Lethbridge Fraud, Protect Your Business
I just received an email from the Lethbridge Chamber of Commerce inviting me to a series of seminars on fraud prevention.
The seminars cover:
- Online Fraud
- Payment Card (Debit and Credit Card) Fraud
- Identity Theft
- Fraud Schemes
- Document Shredding
- Internet Deception
No one will argue against the fact that all six issues are important to Canadians but a seventh kind of fraud has been totally neglected. Even though point four will discuss fraud schemes, a business-to-business fraud discussion seems to have no takers.
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Over the past two years I have come across three cases of fraud.
The 3 fraud cases that I stopped are:
The first was from a company operating out of Quebec offering print advertising work. A sales person approached several Lethbridge businesses offering cut-rate printing and distribution. One of my clients contacted me to asked for some older photography we did to be emailed to her. I asked a few questions to understand the technical aspects of what was needed and that’s when the reg flags started going up.
My client had no background information on this company other than the fact that they were “legit.” “She wore a nice suit,” my client told me and “we met face to face.” I got the company’s phone number and did my own investigation.
My first step was to go to the website 800notes.com And sure enough, several complaints were registered. Reg Flag 1
The next thing I did was to visit the company’s website. The website was a single page with the same phone number. Red Flag 2
I then called the number and spoke with the sales manager. I asked several questions one of which was, “How long have you been in business?” Her response was “I don’t know…” Red Flag 3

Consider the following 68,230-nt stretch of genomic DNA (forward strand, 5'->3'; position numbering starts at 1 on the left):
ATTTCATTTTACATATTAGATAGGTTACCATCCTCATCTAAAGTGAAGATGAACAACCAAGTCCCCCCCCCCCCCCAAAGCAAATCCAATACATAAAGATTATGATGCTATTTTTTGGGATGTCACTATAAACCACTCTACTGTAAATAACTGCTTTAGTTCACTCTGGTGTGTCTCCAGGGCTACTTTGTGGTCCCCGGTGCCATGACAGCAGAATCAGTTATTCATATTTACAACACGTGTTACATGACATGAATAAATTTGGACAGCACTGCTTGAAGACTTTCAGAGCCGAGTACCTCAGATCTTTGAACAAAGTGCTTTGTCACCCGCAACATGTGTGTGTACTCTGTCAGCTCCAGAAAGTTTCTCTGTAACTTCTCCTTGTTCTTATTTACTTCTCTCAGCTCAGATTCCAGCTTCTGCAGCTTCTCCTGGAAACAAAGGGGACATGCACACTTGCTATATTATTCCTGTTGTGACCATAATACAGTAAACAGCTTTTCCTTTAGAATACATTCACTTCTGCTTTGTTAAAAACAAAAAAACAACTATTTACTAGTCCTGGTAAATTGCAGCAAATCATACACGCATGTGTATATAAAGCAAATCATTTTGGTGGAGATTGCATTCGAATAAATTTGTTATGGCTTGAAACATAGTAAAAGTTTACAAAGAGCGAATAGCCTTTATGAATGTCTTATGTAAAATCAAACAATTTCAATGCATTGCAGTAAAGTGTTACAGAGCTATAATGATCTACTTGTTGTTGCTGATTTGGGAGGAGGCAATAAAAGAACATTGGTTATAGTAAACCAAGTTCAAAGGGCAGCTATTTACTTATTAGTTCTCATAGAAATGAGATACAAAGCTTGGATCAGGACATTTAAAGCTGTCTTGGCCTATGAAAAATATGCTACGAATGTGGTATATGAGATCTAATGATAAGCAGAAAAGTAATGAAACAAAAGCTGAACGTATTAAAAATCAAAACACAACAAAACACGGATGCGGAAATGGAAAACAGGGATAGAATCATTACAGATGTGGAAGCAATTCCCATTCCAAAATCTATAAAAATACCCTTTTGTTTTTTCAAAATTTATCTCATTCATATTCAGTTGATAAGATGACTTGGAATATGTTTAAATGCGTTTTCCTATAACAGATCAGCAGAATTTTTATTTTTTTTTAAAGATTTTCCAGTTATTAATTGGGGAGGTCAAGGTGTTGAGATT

I asked for a client list. She said she couldn’t give that to me to protect the interests of her clients. Red Flag 4.
At this point I called my client and told her to not do business with these people. Unfortunately, several Medicine Hat companies did fall victim to this scam. What happened next was about as bad as the attempted fraud.
I called the Better Business Bureau, the Lethbridge Police, and the RCMP. None of these agencies could offer any help because “a crime had not been committed.” The BBB wasn’t even aware of 800Notes.com which is one of the best fraud prevention tools out there. The RCMP directed me to a website that was utterly useless and, the telephone number on the website operated only on Ontario business hours. I guess the best time to commit a B2B crime in Alberta is 3pm or later, 2pm if you are in BC.
The next case was with a national advertiser who, though they refunded my client their money, did so without admitting any fault. The company is so big I’d rather not mention which one it is. This very large company provided a service that my client had not requested and then, three months later, sent in a salesperson to up sell my client. The up sell was their solution to the problem. I couldn’t believe their arrogance. In their minds, by having my client buy $10,000 in advertising, they would “forgive” the debt. It took me about 45 minutes of explaining to a manager at the company that they may be engaging in an illegal form of negative billing (note: I also disclosed that I was not a lawyer). The problem occurred due to salesperson negligence. The amount due was dropped.
The third case was a different national advertiser that changed its business model and thus altered the product for which my client had contracted. The company said they were handling the issue on a case by case basis. I can only imagine that “case by case” meant, if you find out for yourself that we are not giving you what you paid for then we will give you a credit – but not your money back.
All said, these three cases represent my limited expose to Lethbridge’s plus 2000 business. I am sure that there are more and bigger B2B frauds that no one even knows are happening.